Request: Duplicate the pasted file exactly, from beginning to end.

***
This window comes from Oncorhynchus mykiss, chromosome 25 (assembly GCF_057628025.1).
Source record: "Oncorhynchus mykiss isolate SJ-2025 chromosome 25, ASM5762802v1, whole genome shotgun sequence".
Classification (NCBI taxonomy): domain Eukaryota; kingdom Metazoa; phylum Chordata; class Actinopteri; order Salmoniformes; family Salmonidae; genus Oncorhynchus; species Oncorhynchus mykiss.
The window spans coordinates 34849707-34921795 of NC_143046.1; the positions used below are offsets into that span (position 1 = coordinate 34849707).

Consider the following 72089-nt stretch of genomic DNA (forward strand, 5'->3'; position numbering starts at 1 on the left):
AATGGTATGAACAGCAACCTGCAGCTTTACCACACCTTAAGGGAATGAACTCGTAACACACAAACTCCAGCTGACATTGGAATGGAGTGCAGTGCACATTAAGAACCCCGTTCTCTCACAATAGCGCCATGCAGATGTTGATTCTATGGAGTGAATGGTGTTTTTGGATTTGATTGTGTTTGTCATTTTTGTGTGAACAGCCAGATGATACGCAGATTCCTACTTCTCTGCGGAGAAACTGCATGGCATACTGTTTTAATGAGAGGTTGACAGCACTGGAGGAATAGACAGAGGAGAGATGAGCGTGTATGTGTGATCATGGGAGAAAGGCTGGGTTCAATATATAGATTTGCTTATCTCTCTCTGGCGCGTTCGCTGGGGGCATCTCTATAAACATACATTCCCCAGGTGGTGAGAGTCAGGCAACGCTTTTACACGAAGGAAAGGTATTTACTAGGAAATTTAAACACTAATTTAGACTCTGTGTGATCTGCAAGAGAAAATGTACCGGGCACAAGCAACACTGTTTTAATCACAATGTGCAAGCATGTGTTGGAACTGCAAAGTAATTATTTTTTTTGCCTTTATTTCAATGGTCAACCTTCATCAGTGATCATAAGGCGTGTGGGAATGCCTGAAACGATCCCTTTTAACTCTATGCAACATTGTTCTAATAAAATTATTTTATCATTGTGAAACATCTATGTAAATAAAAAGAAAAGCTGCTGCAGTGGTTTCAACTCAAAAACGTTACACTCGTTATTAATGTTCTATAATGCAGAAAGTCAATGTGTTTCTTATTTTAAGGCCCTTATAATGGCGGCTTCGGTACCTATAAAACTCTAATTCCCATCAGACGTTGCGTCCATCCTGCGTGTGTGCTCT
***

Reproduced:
This window comes from Oncorhynchus mykiss, chromosome 25 (assembly GCF_057628025.1).
Source record: "Oncorhynchus mykiss isolate SJ-2025 chromosome 25, ASM5762802v1, whole genome shotgun sequence".
Classification (NCBI taxonomy): domain Eukaryota; kingdom Metazoa; phylum Chordata; class Actinopteri; order Salmoniformes; family Salmonidae; genus Oncorhynchus; species Oncorhynchus mykiss.
The window spans coordinates 34849707-34921795 of NC_143046.1; the positions used below are offsets into that span (position 1 = coordinate 34849707).

Consider the following 72089-nt stretch of genomic DNA (forward strand, 5'->3'; position numbering starts at 1 on the left):
AATGGTATGAACAGCAACCTGCAGCTTTACCACACCTTAAGGGAATGAACTCGTAACACACAAACTCCAGCTGACATTGGAATGGAGTGCAGTGCACATTAAGAACCCCGTTCTCTCACAATAGCGCCATGCAGATGTTGATTCTATGGAGTGAATGGTGTTTTTGGATTTGATTGTGTTTGTCATTTTTGTGTGAACAGCCAGATGATACGCAGATTCCTACTTCTCTGCGGAGAAACTGCATGGCATACTGTTTTAATGAGAGGTTGACAGCACTGGAGGAATAGACAGAGGAGAGATGAGCGTGTATGTGTGATCATGGGAGAAAGGCTGGGTTCAATATATAGATTTGCTTATCTCTCTCTGGCGCGTTCGCTGGGGGCATCTCTATAAACATACATTCCCCAGGTGGTGAGAGTCAGGCAACGCTTTTACACGAAGGAAAGGTATTTACTAGGAAATTTAAACACTAATTTAGACTCTGTGTGATCTGCAAGAGAAAATGTACCGGGCACAAGCAACACTGTTTTAATCACAATGTGCAAGCATGTGTTGGAACTGCAAAGTAATTATTTTTTTTGCCTTTATTTCAATGGTCAACCTTCATCAGTGATCATAAGGCGTGTGGGAATGCCTGAAACGATCCCTTTTAACTCTATGCAACATTGTTCTAATAAAATTATTTTATCATTGTGAAACATCTATGTAAATAAAAAGAAAAGCTGCTGCAGTGGTTTCAACTCAAAAACGTTACACTCGTTATTAATGTTCTATAATGCAGAAAGTCAATGTGTTTCTTATTTTAAGGCCCTTATAATGGCGGCTTCGGTACCTATAAAACTCTAATTCCCATCAGACGTTGCGTCCATCCTGCGTGTGTGCTCT